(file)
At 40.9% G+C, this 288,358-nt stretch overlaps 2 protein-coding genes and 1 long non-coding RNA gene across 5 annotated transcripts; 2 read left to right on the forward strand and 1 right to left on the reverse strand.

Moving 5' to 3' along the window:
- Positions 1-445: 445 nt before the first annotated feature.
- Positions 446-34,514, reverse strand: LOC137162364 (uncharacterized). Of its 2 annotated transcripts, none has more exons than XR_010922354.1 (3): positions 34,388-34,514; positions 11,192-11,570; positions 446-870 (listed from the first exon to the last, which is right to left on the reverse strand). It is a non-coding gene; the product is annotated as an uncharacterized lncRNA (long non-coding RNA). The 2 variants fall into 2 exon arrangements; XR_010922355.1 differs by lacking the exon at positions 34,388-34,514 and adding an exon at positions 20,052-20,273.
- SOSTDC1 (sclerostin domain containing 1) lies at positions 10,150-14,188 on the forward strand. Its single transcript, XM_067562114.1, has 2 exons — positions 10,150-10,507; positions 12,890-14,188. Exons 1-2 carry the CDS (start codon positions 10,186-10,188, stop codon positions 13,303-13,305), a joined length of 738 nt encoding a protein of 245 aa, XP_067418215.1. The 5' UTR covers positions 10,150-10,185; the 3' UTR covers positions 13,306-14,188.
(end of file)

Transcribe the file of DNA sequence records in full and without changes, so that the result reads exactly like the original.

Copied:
At 40.9% G+C, this 288,358-nt stretch overlaps 2 protein-coding genes and 1 long non-coding RNA gene across 5 annotated transcripts; 2 read left to right on the forward strand and 1 right to left on the reverse strand.

Moving 5' to 3' along the window:
- Positions 1-445: 445 nt before the first annotated feature.
- Positions 446-34,514, reverse strand: LOC137162364 (uncharacterized). Of its 2 annotated transcripts, none has more exons than XR_010922354.1 (3): positions 34,388-34,514; positions 11,192-11,570; positions 446-870 (listed from the first exon to the last, which is right to left on the reverse strand). It is a non-coding gene; the product is annotated as an uncharacterized lncRNA (long non-coding RNA). The 2 variants fall into 2 exon arrangements; XR_010922355.1 differs by lacking the exon at positions 34,388-34,514 and adding an exon at positions 20,052-20,273.
- SOSTDC1 (sclerostin domain containing 1) lies at positions 10,150-14,188 on the forward strand. Its single transcript, XM_067562114.1, has 2 exons — positions 10,150-10,507; positions 12,890-14,188. Exons 1-2 carry the CDS (start codon positions 10,186-10,188, stop codon positions 13,303-13,305), a joined length of 738 nt encoding a protein of 245 aa, XP_067418215.1. The 5' UTR covers positions 10,150-10,185; the 3' UTR covers positions 13,306-14,188.